Added Care May be Needed with Spinal Muscular Atrophy in Seniors
Spinal muscular atrophy, or SMA for short, is a genetic disease that affects the central nervous system, peripheral nervous system, and voluntary muscle movement, AKA skeletal muscle, according to the Muscular Dystrophy Association. For many people, spinal muscular atrophy begins to show up at birth or in early childhood, but some forms of the disease begin in early to middle adulthood, with age of onset playing an important role regarding the severity of the disease. However, despite when an older adult first notices symptoms, added care is necessary in their later years. August is National Spinal Muscular Atrophy Awareness Month and we are taking this time to recognize the disease, its effects on seniors in end of life care in Santa Clara and elsewhere, and the extra care that is required.
SMA, classified as a motor neuron disease, involves the loss of nerve cells known as motor neurons within the spinal cord. Most of the nerve cells responsible for controlling muscles are located in the spinal cord (referring to the word spinal in the disease name), and the disease contains the word muscular due to its primary effect on muscles, which can’t receive signals from those nerve cells. Atrophy essentially means “getting smaller,” which is what happens to muscles when they fail to be stimulated by nerve cells.
The earlier that the age of onset is, the greater the impact is on motor function. Children who have symptoms at birth or as babies usually have the lowest level of functioning (known as type 1). Later-onset SMA has a less severe course (types 2 and 3 for teens or type 4 for adults), correlating with higher levels of motor function. It’s a genetic condition affecting the muscles that causes weakness and atrophy, which can lead to loss of control over muscle groups, which leads to loss of control over walking, breathing, swallowing, and even neck control.
Caring for Seniors with SMA
Awareness is the first effective tool you will have as the caregiver of a senior loved one who has this disease. By familiarizing yourself with the disease, you are able to react quickly to new challenges and demands in an effective, personalized way that gels with your loved one’s care goals, whether that affects your aging parent, a spouse, child or other family member. If your loved one is in hospice, they will have access to a care team well versed in caring for seniors with spinal muscular atrophy. Although there is no cure for this progressive disease, the care team will develop a medical management plan to keep the patient comfortable.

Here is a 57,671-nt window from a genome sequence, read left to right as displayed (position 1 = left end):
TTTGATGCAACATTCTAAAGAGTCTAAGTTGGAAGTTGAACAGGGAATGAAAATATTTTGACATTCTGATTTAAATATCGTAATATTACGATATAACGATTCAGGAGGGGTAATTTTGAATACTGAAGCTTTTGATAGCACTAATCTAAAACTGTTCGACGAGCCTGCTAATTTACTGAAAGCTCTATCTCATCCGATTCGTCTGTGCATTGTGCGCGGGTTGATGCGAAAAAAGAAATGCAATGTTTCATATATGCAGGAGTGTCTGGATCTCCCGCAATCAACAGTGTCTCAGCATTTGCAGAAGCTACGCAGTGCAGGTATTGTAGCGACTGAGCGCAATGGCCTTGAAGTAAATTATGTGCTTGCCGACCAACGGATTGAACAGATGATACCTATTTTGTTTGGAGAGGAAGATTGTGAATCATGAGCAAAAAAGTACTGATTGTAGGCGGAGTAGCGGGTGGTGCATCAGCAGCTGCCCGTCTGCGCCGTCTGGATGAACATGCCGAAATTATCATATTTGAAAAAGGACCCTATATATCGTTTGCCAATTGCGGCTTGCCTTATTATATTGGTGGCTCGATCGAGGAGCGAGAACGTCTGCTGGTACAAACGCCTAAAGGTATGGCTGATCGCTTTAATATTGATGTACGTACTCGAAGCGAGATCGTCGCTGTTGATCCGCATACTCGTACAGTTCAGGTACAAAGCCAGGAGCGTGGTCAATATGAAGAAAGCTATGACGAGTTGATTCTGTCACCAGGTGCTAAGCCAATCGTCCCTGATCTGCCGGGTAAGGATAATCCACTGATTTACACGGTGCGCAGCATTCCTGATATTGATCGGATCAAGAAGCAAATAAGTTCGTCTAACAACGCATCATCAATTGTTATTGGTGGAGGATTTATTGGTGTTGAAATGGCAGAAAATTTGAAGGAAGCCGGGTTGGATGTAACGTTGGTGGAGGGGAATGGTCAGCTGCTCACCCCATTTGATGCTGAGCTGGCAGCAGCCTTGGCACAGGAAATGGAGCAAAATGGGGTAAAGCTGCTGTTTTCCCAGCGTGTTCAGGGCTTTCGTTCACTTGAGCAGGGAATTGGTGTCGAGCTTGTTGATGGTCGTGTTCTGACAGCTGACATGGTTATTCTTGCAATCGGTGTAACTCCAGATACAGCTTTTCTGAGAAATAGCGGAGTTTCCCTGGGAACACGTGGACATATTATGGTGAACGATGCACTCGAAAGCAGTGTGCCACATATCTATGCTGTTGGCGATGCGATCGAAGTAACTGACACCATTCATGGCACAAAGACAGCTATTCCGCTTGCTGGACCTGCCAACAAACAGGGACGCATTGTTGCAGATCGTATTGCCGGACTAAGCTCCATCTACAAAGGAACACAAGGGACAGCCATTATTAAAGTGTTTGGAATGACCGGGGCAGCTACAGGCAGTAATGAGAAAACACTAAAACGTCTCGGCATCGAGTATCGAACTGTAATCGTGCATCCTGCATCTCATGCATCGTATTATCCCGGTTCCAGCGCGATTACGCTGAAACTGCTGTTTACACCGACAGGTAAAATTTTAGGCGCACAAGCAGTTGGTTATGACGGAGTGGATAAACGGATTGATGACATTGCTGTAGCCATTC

Common symptoms of SMA include the following:
Respiratory Muscle Weakness
This is the most common cause of death in SMA types 1 and 2. When the respiratory muscles start to weaken, air can’t move into and out of the lungs well, bringing adverse effects to general health. Signs and symptoms of weak respiratory muscles include headaches, insomnia, excessive yawning during the day, excess sleepiness in the daytime, poor concentration, chest infections, difficulty laying flat, and eventually respiratory failure and heart damage. Portable ventilation devices can be used in this instance, specifically non-invasive ventilation, which means that air is delivered under pressure through a mouthpiece or mask and can be removed when eating, drinking, and communicating. If that is not sufficient, a tracheostomy tube is recommended.
Other respiratory care options with SMA include clearing respiratory secretions to prevent infection, particularly with an insufflator-exsufflator, which applies positive pressure to the airway followed by a rapid reversal to negative pressure to simulate a natural cough.
A high-frequency chest wall oscillation device may also be used, which will rapidly inflate and deflate, vibrating the chest to create “mini-coughs” that will dislodge mucus. Flu shots are also recommended for anyone with SMA, to prevent respiratory infections.
Swallowing Muscle Weakness
Many seniors with SMA have trouble swallowing and sucking, which can lead to dehydration and poor nutrition, as well as obstruction of the airway and respiratory infections due to inhaled liquids or foods. Feeding tubes can be used in extreme cases.
There are many ways caregivers can provide support for someone with SMA:
- Provide physical support: Seniors with SMA have increasing mobility challenges as their muscles weaken, putting them at greater risk of falling. Provide physical support to help them maintain their activity levels while staying safe.
- Encourage physical therapy: This can be very helpful, especially when dealing with spine curvature. These exercises can help them stay active, avoiding pain from the muscle and tendon contractions that occur.
- Address respiratory issues. Many seniors with SMA have respiratory muscle problems, such as difficulty breathing and swallowing. There is a high risk of choking due to aspiration, as well as a higher risk of developing pneumonia.
Contact Pathways Home Health and Hospice
Our hospice care team has experience caring for patients with SMA. Rest assured, you’re in good hands with us. To learn more, contact us at 888-978-1306.